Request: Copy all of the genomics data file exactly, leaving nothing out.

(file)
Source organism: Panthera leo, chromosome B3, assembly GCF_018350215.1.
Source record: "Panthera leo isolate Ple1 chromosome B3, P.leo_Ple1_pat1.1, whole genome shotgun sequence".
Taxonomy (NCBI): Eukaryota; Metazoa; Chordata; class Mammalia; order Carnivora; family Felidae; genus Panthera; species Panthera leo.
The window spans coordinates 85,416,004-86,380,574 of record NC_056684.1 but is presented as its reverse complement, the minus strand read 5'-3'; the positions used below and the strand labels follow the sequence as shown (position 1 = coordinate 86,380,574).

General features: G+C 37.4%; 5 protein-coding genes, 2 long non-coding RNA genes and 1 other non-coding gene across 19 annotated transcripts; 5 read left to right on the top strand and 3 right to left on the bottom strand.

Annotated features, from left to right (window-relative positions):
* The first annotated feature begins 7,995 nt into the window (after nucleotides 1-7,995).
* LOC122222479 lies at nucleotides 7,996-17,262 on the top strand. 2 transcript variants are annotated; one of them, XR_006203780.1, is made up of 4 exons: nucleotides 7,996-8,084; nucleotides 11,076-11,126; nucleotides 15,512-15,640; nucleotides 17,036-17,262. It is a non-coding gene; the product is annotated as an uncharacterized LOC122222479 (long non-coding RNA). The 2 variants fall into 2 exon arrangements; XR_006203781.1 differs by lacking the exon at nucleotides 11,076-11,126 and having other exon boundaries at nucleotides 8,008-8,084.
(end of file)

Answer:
Source organism: Panthera leo, chromosome B3, assembly GCF_018350215.1.
Source record: "Panthera leo isolate Ple1 chromosome B3, P.leo_Ple1_pat1.1, whole genome shotgun sequence".
Taxonomy (NCBI): Eukaryota; Metazoa; Chordata; class Mammalia; order Carnivora; family Felidae; genus Panthera; species Panthera leo.
The window spans coordinates 85,416,004-86,380,574 of record NC_056684.1 but is presented as its reverse complement, the minus strand read 5'-3'; the positions used below and the strand labels follow the sequence as shown (position 1 = coordinate 86,380,574).

General features: G+C 37.4%; 5 protein-coding genes, 2 long non-coding RNA genes and 1 other non-coding gene across 19 annotated transcripts; 5 read left to right on the top strand and 3 right to left on the bottom strand.

Annotated features, from left to right (window-relative positions):
* The first annotated feature begins 7,995 nt into the window (after nucleotides 1-7,995).
* LOC122222479 lies at nucleotides 7,996-17,262 on the top strand. 2 transcript variants are annotated; one of them, XR_006203780.1, is made up of 4 exons: nucleotides 7,996-8,084; nucleotides 11,076-11,126; nucleotides 15,512-15,640; nucleotides 17,036-17,262. It is a non-coding gene; the product is annotated as an uncharacterized LOC122222479 (long non-coding RNA). The 2 variants fall into 2 exon arrangements; XR_006203781.1 differs by lacking the exon at nucleotides 11,076-11,126 and having other exon boundaries at nucleotides 8,008-8,084.